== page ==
The internet didn’t turn people into bastards because it worked A sort of Large loudspeakers of existing loudspeakers, According to the work of researchers at Aarhus University.
Published in American Political Science Review, The researchers used representative surveys and behavioral studies from the United States and Denmark to determine why people generally believe that online environments are more hostile than offline interactions.The preprinted version of this article is Available here.
The team considered the mismatch hypothesis, which in the context of online behavior refers to the conflict between human adaptation to face-to-face interpersonal interaction and a newer, impersonal online environment. This assumption is more or less tantamount to the idea that when interacting with other anonymous Internet users, people who treat each other better may be more inclined to become annoying. The researchers found almost no evidence.
On the contrary, their data shows that online interactions largely reflect offline behavior. People tend to take offensive, status-seeking behaviors, which are as unpleasant as facing the veil of online anonymity, and they choose to be assholes deliberately. Part of the strategy, not as a result of the format involved. They also found some evidence that less hostile people are less interested in talking about politics on the Internet. These results are similar in the United States and Denmark, even though the two countries have very different political cultures and different degrees of polarization. (For example, the hostile extreme right mob Organize on social media No Recent storm The Danish Parliament. )
“We found that people are not more hostile online than offline; hostile individuals do not prefer online (as opposed to offline) political discussions; and people do not over-perceive hostility in online information,” the researchers wrote. “We did find some evidence for another selection effect: non-hostile individuals choose from all, hostile and non-hostile online political discussions.”
Alexander Bol, a postdoctoral fellow at the Department of Political Science of Aarhus University and co-author of the study, told Engineering Technology There are “many psychological reasons” for being angry online, including Users “cannot see the face of the person who is arguing with us, and fast-paced written communication can easily lead to misunderstandings.”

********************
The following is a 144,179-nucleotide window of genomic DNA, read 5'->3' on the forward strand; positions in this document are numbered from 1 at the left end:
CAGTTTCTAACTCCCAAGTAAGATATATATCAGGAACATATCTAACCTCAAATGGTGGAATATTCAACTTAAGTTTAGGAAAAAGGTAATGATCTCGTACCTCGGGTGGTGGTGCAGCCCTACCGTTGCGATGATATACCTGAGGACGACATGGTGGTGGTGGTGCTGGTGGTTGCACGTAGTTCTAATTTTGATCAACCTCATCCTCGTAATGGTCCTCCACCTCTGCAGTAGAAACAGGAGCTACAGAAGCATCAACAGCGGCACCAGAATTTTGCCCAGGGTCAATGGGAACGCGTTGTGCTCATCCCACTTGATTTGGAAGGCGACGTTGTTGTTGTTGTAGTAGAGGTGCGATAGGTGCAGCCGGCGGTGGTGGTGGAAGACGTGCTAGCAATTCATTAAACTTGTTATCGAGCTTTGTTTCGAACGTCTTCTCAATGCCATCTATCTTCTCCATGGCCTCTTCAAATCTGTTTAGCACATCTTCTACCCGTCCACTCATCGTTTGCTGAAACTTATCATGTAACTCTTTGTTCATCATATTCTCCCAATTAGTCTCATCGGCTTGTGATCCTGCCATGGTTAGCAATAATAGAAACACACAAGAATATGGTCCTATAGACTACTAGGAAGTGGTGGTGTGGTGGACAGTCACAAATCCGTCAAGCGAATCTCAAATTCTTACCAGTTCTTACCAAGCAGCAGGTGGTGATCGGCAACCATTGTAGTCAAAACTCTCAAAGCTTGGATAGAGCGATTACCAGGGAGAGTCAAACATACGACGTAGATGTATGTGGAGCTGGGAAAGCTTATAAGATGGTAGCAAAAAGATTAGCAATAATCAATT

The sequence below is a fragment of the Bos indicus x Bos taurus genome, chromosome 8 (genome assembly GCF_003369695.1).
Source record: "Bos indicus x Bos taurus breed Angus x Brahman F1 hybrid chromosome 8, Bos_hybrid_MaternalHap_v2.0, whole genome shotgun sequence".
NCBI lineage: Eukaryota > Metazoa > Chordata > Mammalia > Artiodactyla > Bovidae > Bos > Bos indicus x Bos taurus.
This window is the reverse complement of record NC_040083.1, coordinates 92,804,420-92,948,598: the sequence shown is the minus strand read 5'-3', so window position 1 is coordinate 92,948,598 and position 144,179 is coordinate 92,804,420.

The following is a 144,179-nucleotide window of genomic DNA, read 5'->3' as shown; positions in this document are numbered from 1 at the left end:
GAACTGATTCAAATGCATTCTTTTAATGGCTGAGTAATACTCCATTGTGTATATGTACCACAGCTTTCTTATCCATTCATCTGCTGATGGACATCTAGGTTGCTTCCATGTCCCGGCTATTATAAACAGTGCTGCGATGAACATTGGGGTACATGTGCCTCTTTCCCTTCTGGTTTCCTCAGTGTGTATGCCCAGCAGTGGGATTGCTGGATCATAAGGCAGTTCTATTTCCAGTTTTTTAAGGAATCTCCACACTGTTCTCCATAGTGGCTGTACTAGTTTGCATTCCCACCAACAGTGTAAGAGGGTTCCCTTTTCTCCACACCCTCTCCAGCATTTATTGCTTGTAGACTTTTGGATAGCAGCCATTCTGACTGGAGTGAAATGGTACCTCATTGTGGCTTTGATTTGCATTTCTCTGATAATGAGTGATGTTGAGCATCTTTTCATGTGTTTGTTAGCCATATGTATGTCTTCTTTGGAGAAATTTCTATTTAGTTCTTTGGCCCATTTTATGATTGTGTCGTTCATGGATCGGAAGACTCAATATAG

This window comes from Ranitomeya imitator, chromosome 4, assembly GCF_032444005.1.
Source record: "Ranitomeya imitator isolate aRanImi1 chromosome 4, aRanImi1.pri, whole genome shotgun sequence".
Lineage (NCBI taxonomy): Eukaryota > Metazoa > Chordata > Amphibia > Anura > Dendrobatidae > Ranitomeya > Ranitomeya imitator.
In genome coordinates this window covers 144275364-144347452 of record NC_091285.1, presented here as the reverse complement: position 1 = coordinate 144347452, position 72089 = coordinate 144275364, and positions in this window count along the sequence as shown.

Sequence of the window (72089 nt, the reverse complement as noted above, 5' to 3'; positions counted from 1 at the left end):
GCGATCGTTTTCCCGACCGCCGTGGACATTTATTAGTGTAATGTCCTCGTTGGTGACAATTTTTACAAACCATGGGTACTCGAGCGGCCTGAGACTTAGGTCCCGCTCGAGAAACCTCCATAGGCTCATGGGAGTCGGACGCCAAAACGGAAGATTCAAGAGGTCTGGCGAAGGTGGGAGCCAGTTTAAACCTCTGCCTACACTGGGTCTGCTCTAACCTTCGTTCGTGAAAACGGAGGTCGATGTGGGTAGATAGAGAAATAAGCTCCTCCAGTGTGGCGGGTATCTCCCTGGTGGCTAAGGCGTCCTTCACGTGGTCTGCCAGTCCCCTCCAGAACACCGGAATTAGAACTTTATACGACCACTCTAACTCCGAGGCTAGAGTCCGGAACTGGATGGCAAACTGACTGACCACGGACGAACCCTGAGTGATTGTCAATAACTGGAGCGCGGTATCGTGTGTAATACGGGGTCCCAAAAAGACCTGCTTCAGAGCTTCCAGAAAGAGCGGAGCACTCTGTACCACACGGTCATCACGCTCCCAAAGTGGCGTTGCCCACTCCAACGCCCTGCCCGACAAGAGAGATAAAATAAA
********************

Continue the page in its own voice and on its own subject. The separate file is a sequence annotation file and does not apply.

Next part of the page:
“However, we also learned from psychological research that not everyone has the same aggressive personality,” Bol told the site. “Ultimately, these personality differences become a stronger driver of online hostility.”
The university’s political science professor and research co-author Michael Bon Peterson told Engineering and Technology that the study showed that the reason why online political debates are widely regarded as hell is related to the “visibility of online aggressive behavior”. For example, the research shows that people usually do not feel personal attacks in offline or online environments, but due to the public nature of the Internet, They are more likely to see trolls harassing and attacking others online rather than in person.
“Online discussions take place in large public networks, and the behavior of Internet trolls is more pronounced than the behavior of the same person in an offline environment,” Peterson told the site.
Individuals are not necessarily more or less inclined to the discovery of harmful behavior on the Internet. The findings are consistent with some previous studies and reports, which emphasize that harmful online political discussions are disproportionately used by malicious individuals to provide amplification.器Drive.A study Publish In the 2017 Personality and Individual Differences magazine, it was found that the most Radical online trolls May tend to have high cognitive empathy, which allows them to recognize when they press someone else’s button, but low emotional empathy allows them to avoid feeling bad or internalize the pain they cause.Devon Gaffney, Berkman Klein Center for Internet and Society and Data Engineer, Harvard University Written for Bennington Magazine As platforms “optimized for connectivity, they inadvertently optimized for the growth of mob-like communities that are harmful but with identity-defined goals.” A 2018 study International Journal of Public Opinion Research Found bleeding Annoying online comments “increased the bias in news blog posts related to them” and fundamentally dragged down the entire discussion with them.
Bor told Engineering & Technology that the result supports stricter enforcement of the rules for hate speech because it is “not out of ignorance” and aggressive people are fully aware of how destructive and harmful their actions are. “This is a democratic issue because social media is playing an increasing role in the political process,” he added.